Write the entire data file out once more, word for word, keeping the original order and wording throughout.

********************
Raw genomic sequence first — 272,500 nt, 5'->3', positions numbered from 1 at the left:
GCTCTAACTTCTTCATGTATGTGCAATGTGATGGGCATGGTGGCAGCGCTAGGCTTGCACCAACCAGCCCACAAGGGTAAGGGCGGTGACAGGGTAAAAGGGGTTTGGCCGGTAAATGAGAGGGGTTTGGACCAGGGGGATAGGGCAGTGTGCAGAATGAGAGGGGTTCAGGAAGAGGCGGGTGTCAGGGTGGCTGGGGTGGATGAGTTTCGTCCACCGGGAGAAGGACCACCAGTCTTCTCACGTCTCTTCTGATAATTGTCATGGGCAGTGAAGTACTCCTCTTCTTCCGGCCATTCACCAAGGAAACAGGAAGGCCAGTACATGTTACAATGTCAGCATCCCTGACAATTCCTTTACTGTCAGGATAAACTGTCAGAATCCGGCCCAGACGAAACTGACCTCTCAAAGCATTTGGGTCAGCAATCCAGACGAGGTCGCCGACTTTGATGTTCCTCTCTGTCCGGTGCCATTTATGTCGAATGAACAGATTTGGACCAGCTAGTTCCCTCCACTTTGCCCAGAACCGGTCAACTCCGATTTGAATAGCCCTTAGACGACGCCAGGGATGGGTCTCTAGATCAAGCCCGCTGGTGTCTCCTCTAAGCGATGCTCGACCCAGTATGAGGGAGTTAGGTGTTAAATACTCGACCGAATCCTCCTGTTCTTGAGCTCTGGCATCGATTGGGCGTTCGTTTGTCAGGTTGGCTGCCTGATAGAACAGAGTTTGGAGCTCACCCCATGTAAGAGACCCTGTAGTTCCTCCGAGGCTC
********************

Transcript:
Raw genomic sequence first — 272,500 nt, 5'->3', positions numbered from 1 at the left:
GCTCTAACTTCTTCATGTATGTGCAATGTGATGGGCATGGTGGCAGCGCTAGGCTTGCACCAACCAGCCCACAAGGGTAAGGGCGGTGACAGGGTAAAAGGGGTTTGGCCGGTAAATGAGAGGGGTTTGGACCAGGGGGATAGGGCAGTGTGCAGAATGAGAGGGGTTCAGGAAGAGGCGGGTGTCAGGGTGGCTGGGGTGGATGAGTTTCGTCCACCGGGAGAAGGACCACCAGTCTTCTCACGTCTCTTCTGATAATTGTCATGGGCAGTGAAGTACTCCTCTTCTTCCGGCCATTCACCAAGGAAACAGGAAGGCCAGTACATGTTACAATGTCAGCATCCCTGACAATTCCTTTACTGTCAGGATAAACTGTCAGAATCCGGCCCAGACGAAACTGACCTCTCAAAGCATTTGGGTCAGCAATCCAGACGAGGTCGCCGACTTTGATGTTCCTCTCTGTCCGGTGCCATTTATGTCGAATGAACAGATTTGGACCAGCTAGTTCCCTCCACTTTGCCCAGAACCGGTCAACTCCGATTTGAATAGCCCTTAGACGACGCCAGGGATGGGTCTCTAGATCAAGCCCGCTGGTGTCTCCTCTAAGCGATGCTCGACCCAGTATGAGGGAGTTAGGTGTTAAATACTCGACCGAATCCTCCTGTTCTTGAGCTCTGGCATCGATTGGGCGTTCGTTTGTCAGGTTGGCTGCCTGATAGAACAGAGTTTGGAGCTCACCCCATGTAAGAGACCCTGTAGTTCCTCCGAGGCTC